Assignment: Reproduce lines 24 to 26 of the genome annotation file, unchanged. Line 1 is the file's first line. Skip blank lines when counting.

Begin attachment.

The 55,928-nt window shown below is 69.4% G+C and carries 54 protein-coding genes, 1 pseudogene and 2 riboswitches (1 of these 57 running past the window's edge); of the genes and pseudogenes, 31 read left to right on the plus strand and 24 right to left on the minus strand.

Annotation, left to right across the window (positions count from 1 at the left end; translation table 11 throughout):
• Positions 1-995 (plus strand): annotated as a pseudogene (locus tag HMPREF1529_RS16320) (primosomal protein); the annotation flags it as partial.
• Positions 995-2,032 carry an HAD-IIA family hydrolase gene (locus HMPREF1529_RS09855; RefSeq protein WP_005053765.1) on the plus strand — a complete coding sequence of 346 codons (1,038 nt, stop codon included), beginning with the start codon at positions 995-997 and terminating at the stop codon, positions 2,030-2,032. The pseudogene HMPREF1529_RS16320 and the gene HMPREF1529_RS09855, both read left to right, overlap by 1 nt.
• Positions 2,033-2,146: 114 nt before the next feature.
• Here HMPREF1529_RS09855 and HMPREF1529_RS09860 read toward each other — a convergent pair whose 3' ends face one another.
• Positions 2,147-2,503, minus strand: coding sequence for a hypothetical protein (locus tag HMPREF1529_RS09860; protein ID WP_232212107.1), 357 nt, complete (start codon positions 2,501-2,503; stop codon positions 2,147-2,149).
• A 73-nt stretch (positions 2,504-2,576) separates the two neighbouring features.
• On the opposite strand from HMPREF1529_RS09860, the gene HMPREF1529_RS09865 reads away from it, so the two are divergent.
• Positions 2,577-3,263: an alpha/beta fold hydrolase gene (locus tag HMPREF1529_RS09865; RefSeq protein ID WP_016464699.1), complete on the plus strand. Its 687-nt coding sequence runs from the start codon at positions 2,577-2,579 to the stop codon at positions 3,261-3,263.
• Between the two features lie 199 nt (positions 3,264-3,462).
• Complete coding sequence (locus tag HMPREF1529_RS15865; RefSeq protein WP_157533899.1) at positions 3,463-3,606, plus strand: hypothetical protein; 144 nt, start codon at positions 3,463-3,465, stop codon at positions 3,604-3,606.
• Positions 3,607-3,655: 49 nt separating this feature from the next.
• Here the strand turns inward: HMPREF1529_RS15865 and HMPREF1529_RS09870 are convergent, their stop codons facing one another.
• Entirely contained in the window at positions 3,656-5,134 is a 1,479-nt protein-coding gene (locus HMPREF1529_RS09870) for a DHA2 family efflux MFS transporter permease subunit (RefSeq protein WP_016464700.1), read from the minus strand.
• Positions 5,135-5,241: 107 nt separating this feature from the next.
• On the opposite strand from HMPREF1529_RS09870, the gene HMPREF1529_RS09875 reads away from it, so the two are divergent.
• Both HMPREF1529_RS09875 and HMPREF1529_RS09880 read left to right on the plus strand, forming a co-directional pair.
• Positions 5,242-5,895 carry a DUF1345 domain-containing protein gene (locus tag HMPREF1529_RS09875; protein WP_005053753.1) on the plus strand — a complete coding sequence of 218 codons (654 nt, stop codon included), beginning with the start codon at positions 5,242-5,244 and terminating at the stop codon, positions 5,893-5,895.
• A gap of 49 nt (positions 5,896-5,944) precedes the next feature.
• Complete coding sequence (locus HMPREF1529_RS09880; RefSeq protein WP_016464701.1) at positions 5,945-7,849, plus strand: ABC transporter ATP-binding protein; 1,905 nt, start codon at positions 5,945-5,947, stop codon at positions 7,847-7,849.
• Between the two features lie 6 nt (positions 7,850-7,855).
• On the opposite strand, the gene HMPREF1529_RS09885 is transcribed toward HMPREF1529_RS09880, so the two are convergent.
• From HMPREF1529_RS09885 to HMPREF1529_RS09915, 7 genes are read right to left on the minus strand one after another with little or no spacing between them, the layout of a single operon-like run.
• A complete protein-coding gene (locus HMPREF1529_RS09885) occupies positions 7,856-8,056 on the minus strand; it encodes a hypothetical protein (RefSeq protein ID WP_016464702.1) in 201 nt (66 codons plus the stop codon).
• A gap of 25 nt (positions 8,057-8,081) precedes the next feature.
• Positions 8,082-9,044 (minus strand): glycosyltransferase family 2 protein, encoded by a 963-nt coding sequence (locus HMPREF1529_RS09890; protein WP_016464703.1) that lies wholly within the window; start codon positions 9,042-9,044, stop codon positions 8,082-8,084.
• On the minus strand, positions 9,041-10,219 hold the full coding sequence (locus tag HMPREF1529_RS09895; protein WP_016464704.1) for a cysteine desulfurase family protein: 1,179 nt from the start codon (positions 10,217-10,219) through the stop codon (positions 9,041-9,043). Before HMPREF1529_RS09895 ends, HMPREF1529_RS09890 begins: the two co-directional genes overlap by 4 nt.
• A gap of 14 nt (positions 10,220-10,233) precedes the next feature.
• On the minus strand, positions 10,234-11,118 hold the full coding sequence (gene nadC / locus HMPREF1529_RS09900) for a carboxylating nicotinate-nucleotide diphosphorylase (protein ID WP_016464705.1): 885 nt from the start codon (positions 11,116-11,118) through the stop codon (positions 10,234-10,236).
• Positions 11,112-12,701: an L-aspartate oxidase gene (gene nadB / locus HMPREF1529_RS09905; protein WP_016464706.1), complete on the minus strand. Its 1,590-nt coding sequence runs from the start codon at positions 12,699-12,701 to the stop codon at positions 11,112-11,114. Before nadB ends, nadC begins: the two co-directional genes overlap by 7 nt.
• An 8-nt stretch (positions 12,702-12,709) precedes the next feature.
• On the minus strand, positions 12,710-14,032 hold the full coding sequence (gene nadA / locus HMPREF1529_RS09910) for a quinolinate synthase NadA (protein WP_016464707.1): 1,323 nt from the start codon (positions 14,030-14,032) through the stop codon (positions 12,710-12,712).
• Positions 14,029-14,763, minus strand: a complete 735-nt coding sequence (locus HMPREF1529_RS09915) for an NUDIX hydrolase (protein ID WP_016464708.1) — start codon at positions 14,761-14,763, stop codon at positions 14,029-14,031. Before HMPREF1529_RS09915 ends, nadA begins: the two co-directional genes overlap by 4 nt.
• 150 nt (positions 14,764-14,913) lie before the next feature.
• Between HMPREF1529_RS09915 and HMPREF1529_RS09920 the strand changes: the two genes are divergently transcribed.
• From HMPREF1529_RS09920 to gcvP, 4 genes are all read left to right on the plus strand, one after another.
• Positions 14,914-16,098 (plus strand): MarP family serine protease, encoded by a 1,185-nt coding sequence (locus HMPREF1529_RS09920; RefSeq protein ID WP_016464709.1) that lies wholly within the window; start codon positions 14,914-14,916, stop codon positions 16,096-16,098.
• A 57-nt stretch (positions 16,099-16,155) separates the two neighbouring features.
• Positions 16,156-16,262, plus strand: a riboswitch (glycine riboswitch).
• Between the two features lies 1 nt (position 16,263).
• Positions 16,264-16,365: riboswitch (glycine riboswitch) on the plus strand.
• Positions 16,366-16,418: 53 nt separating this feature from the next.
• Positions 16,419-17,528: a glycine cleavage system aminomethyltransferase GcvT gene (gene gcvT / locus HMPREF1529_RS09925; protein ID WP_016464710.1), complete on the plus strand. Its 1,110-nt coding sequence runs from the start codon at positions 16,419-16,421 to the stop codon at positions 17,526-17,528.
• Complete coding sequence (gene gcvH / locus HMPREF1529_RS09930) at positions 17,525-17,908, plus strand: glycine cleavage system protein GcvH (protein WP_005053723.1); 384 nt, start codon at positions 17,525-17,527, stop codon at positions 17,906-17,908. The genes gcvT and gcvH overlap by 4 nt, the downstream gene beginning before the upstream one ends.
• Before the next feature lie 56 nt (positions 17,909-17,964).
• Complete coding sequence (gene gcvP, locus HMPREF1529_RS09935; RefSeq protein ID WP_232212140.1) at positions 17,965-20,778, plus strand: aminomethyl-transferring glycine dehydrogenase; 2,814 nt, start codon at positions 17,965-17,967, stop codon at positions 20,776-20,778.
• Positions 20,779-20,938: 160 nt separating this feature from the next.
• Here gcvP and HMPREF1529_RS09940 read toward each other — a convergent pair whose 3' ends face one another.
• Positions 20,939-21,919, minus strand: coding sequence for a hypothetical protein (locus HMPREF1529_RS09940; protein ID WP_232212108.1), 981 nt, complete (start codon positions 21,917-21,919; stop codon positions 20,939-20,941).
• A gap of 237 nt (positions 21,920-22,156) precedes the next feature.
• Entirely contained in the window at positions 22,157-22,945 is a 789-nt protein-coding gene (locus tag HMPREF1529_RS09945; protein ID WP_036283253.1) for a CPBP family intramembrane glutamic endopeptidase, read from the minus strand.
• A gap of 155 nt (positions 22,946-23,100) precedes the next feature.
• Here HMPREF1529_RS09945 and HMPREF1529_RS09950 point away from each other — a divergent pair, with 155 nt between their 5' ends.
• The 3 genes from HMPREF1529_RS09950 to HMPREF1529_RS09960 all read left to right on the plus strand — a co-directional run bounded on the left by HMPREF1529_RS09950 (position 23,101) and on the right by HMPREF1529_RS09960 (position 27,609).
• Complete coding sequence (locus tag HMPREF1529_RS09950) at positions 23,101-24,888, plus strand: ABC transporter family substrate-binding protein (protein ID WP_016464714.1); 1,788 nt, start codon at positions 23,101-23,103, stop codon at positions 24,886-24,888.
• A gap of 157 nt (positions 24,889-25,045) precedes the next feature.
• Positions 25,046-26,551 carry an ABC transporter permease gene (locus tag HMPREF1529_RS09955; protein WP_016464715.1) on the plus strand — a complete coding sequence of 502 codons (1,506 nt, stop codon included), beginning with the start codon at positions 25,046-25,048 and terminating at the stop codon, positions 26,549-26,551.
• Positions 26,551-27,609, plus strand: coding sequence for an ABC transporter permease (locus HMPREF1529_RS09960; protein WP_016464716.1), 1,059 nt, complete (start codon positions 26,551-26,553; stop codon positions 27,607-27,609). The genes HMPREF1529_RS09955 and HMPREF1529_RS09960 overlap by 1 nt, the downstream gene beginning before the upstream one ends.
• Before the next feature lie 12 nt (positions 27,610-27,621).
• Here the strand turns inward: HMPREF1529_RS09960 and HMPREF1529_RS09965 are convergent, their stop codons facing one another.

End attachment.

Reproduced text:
• From HMPREF1529_RS09885 to HMPREF1529_RS09915, 7 genes are read right to left on the minus strand one after another with little or no spacing between them, the layout of a single operon-like run.
• A complete protein-coding gene (locus HMPREF1529_RS09885) occupies positions 7,856-8,056 on the minus strand; it encodes a hypothetical protein (RefSeq protein ID WP_016464702.1) in 201 nt (66 codons plus the stop codon).
• A gap of 25 nt (positions 8,057-8,081) precedes the next feature.